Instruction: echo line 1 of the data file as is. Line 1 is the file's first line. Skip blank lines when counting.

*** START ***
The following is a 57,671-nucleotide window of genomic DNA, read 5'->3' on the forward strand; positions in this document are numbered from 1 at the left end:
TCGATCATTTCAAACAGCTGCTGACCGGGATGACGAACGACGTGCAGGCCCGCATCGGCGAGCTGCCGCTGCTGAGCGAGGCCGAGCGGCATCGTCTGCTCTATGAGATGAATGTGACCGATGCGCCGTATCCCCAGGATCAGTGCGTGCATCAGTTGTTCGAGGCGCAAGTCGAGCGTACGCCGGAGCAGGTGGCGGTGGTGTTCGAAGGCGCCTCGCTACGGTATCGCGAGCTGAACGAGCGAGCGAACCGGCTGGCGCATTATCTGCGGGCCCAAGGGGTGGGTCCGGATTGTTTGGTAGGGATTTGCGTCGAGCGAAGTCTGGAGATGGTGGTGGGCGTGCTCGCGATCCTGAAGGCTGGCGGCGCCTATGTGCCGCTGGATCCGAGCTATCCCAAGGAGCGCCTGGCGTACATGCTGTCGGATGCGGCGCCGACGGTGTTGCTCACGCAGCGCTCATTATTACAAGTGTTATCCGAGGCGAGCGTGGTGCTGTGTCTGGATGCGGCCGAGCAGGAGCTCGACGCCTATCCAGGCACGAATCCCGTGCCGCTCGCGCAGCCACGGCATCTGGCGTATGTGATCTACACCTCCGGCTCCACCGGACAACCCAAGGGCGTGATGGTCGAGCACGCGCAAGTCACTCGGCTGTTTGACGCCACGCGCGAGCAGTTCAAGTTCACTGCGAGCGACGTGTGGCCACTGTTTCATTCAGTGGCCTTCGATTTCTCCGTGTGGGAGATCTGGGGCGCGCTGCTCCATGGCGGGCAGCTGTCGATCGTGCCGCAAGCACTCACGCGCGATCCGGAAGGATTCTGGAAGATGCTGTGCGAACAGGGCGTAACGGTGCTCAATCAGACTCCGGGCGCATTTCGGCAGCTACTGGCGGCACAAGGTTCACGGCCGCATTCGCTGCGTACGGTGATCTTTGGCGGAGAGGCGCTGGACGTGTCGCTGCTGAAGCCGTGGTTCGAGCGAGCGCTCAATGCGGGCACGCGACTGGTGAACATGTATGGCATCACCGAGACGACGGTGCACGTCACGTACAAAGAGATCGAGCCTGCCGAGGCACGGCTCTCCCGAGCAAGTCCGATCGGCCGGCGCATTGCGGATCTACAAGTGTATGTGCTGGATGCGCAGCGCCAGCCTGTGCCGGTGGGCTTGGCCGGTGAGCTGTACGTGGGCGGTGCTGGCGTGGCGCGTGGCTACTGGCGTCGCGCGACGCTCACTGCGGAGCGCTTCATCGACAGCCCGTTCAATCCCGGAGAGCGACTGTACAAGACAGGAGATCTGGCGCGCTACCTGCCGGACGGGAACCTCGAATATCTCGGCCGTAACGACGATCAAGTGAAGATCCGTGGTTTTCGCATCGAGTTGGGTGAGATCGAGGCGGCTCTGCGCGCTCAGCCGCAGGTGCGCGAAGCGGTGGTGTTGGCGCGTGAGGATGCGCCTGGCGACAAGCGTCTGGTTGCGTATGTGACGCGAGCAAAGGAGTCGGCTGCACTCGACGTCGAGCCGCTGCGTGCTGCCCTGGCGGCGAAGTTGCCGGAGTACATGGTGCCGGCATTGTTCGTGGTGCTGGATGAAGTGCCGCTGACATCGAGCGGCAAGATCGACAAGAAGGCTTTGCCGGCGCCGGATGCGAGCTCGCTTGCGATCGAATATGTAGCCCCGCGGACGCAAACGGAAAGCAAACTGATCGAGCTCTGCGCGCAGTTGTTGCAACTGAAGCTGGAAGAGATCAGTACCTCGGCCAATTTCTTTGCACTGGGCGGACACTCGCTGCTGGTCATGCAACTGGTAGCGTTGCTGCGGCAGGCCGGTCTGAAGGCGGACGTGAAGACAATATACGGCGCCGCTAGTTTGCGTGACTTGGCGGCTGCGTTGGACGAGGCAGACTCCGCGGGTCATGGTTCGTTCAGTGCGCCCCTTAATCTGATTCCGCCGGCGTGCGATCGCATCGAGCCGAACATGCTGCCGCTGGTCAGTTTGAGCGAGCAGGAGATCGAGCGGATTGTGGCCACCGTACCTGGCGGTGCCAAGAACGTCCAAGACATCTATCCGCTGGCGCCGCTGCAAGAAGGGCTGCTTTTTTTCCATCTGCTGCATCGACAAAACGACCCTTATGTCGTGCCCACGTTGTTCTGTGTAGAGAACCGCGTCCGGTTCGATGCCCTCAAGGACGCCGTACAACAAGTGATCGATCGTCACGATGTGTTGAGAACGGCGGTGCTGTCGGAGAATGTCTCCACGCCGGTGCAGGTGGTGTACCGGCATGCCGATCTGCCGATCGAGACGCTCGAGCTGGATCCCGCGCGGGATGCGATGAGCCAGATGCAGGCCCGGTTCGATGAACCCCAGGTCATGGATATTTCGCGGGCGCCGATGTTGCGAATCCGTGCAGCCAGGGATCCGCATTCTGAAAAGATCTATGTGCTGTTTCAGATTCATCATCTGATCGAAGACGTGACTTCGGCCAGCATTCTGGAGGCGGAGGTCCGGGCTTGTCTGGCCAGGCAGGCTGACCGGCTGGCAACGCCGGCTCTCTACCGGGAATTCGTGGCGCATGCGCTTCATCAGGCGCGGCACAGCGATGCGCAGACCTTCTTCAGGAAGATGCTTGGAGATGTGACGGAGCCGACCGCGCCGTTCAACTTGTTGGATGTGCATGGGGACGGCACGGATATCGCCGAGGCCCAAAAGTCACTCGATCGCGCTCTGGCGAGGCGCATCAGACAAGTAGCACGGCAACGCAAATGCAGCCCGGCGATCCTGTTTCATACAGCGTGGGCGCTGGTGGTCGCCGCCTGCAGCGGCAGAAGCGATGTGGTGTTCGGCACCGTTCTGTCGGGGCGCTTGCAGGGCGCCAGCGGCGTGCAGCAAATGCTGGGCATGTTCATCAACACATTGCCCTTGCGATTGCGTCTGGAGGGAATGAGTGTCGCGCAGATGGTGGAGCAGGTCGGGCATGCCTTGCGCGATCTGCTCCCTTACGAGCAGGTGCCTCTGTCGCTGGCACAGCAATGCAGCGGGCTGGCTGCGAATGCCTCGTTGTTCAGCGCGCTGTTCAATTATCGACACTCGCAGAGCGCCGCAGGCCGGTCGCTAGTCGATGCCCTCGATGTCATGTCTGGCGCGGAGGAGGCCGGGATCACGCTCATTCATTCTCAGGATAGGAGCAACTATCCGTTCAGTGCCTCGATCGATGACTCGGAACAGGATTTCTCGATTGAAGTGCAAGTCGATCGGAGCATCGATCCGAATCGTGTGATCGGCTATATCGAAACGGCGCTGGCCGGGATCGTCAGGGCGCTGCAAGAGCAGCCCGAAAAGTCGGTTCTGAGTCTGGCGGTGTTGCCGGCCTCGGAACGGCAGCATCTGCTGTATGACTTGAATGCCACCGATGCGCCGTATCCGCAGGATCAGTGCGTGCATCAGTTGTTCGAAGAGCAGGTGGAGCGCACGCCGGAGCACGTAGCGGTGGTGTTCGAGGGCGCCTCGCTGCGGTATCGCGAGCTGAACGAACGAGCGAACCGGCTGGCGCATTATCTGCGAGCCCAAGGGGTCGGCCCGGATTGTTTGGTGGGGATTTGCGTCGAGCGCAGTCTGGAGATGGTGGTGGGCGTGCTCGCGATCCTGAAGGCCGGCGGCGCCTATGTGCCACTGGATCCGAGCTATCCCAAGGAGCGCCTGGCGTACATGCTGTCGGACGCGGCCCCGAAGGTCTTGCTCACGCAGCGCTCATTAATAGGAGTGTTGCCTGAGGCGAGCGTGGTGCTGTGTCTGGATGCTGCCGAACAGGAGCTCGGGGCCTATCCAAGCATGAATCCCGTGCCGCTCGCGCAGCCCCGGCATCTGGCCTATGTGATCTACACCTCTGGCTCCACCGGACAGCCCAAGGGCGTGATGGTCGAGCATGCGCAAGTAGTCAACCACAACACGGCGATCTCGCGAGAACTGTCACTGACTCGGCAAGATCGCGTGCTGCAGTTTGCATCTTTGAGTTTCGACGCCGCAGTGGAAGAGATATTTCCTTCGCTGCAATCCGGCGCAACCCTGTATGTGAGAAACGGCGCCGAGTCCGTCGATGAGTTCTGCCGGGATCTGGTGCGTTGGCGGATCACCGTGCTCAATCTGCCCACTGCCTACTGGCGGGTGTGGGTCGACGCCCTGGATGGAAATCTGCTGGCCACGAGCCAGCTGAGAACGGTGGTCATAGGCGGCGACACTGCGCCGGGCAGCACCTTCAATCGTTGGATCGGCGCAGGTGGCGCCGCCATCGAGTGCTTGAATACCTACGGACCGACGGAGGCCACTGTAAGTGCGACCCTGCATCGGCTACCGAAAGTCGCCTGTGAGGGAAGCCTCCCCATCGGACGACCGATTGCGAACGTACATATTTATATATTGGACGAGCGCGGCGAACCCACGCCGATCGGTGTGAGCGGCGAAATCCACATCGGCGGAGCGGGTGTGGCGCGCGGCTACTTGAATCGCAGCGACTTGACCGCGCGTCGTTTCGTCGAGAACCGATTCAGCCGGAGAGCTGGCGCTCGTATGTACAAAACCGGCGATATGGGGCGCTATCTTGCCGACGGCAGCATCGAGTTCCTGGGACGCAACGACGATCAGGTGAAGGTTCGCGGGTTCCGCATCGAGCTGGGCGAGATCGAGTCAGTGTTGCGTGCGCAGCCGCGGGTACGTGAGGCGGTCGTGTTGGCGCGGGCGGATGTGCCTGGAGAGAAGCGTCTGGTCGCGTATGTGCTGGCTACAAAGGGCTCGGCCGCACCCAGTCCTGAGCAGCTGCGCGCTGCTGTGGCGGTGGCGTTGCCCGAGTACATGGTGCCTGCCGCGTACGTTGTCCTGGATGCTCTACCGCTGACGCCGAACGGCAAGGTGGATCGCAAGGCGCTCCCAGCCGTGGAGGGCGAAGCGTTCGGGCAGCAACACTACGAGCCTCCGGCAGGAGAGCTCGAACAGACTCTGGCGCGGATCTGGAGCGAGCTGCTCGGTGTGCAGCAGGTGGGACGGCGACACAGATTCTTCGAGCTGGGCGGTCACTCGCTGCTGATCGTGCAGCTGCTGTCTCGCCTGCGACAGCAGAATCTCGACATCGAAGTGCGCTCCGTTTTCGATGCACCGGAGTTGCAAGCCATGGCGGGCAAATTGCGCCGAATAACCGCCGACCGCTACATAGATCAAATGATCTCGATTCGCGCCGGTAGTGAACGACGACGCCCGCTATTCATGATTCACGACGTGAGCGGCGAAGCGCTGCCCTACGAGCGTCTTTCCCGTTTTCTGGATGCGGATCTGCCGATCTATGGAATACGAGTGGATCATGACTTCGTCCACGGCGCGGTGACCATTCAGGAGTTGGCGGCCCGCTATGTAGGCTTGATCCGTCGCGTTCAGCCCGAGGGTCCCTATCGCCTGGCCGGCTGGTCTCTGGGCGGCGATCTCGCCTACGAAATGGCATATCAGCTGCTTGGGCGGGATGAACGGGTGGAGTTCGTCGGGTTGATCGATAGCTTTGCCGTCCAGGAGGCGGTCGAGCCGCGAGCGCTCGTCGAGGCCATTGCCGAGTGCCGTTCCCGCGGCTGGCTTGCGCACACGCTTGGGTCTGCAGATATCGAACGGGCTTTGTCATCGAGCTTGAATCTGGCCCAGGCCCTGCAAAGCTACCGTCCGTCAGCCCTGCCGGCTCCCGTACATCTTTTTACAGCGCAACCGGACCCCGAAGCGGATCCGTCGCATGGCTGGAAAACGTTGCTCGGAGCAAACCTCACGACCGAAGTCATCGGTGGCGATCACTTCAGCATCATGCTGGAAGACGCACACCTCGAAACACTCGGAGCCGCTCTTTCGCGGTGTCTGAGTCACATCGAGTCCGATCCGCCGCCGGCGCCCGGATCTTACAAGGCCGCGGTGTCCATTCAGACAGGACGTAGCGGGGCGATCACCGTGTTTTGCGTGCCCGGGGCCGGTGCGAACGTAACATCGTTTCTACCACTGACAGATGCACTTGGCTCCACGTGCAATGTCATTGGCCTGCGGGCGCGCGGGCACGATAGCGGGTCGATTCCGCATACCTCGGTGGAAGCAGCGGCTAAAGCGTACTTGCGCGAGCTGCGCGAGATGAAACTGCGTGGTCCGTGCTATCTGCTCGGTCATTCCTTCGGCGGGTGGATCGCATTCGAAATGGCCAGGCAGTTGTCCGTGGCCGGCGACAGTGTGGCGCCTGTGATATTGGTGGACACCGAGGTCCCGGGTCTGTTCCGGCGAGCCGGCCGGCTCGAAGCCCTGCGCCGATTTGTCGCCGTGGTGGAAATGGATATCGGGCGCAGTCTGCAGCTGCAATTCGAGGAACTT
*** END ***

The following is a 57,671-nucleotide window of genomic DNA, read 5'->3' on the forward strand; positions in this document are numbered from 1 at the left end: